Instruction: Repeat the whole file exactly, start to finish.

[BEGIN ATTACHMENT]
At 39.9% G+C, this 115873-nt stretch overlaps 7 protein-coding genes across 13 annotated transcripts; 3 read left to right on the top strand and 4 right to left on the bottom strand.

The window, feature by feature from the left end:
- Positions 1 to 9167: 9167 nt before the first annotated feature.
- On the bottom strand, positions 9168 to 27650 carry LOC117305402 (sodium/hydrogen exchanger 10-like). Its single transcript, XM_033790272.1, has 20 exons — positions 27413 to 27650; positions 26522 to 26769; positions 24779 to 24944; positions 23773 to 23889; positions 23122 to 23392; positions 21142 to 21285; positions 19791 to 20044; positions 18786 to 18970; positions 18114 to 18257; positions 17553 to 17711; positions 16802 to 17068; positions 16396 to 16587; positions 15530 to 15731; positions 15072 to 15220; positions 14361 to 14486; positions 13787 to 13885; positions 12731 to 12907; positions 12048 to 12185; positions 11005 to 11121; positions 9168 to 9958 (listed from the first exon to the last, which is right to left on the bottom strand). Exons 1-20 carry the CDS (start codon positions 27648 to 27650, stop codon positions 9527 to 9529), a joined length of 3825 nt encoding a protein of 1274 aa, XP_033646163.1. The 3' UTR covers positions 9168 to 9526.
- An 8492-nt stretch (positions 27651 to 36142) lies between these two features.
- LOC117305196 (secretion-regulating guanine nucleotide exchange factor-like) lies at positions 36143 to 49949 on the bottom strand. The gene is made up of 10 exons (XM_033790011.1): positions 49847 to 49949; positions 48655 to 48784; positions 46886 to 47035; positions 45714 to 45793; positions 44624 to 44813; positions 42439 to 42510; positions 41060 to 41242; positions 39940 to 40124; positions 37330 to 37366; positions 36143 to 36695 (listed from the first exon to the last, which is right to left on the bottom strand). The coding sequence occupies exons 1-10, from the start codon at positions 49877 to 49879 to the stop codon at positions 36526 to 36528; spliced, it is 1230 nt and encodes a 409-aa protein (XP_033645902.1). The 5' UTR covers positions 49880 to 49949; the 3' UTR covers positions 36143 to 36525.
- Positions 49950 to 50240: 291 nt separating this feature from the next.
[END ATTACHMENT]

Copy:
At 39.9% G+C, this 115873-nt stretch overlaps 7 protein-coding genes across 13 annotated transcripts; 3 read left to right on the top strand and 4 right to left on the bottom strand.

The window, feature by feature from the left end:
- Positions 1 to 9167: 9167 nt before the first annotated feature.
- On the bottom strand, positions 9168 to 27650 carry LOC117305402 (sodium/hydrogen exchanger 10-like). Its single transcript, XM_033790272.1, has 20 exons — positions 27413 to 27650; positions 26522 to 26769; positions 24779 to 24944; positions 23773 to 23889; positions 23122 to 23392; positions 21142 to 21285; positions 19791 to 20044; positions 18786 to 18970; positions 18114 to 18257; positions 17553 to 17711; positions 16802 to 17068; positions 16396 to 16587; positions 15530 to 15731; positions 15072 to 15220; positions 14361 to 14486; positions 13787 to 13885; positions 12731 to 12907; positions 12048 to 12185; positions 11005 to 11121; positions 9168 to 9958 (listed from the first exon to the last, which is right to left on the bottom strand). Exons 1-20 carry the CDS (start codon positions 27648 to 27650, stop codon positions 9527 to 9529), a joined length of 3825 nt encoding a protein of 1274 aa, XP_033646163.1. The 3' UTR covers positions 9168 to 9526.
- An 8492-nt stretch (positions 27651 to 36142) lies between these two features.
- LOC117305196 (secretion-regulating guanine nucleotide exchange factor-like) lies at positions 36143 to 49949 on the bottom strand. The gene is made up of 10 exons (XM_033790011.1): positions 49847 to 49949; positions 48655 to 48784; positions 46886 to 47035; positions 45714 to 45793; positions 44624 to 44813; positions 42439 to 42510; positions 41060 to 41242; positions 39940 to 40124; positions 37330 to 37366; positions 36143 to 36695 (listed from the first exon to the last, which is right to left on the bottom strand). The coding sequence occupies exons 1-10, from the start codon at positions 49877 to 49879 to the stop codon at positions 36526 to 36528; spliced, it is 1230 nt and encodes a 409-aa protein (XP_033645902.1). The 5' UTR covers positions 49880 to 49949; the 3' UTR covers positions 36143 to 36525.
- Positions 49950 to 50240: 291 nt separating this feature from the next.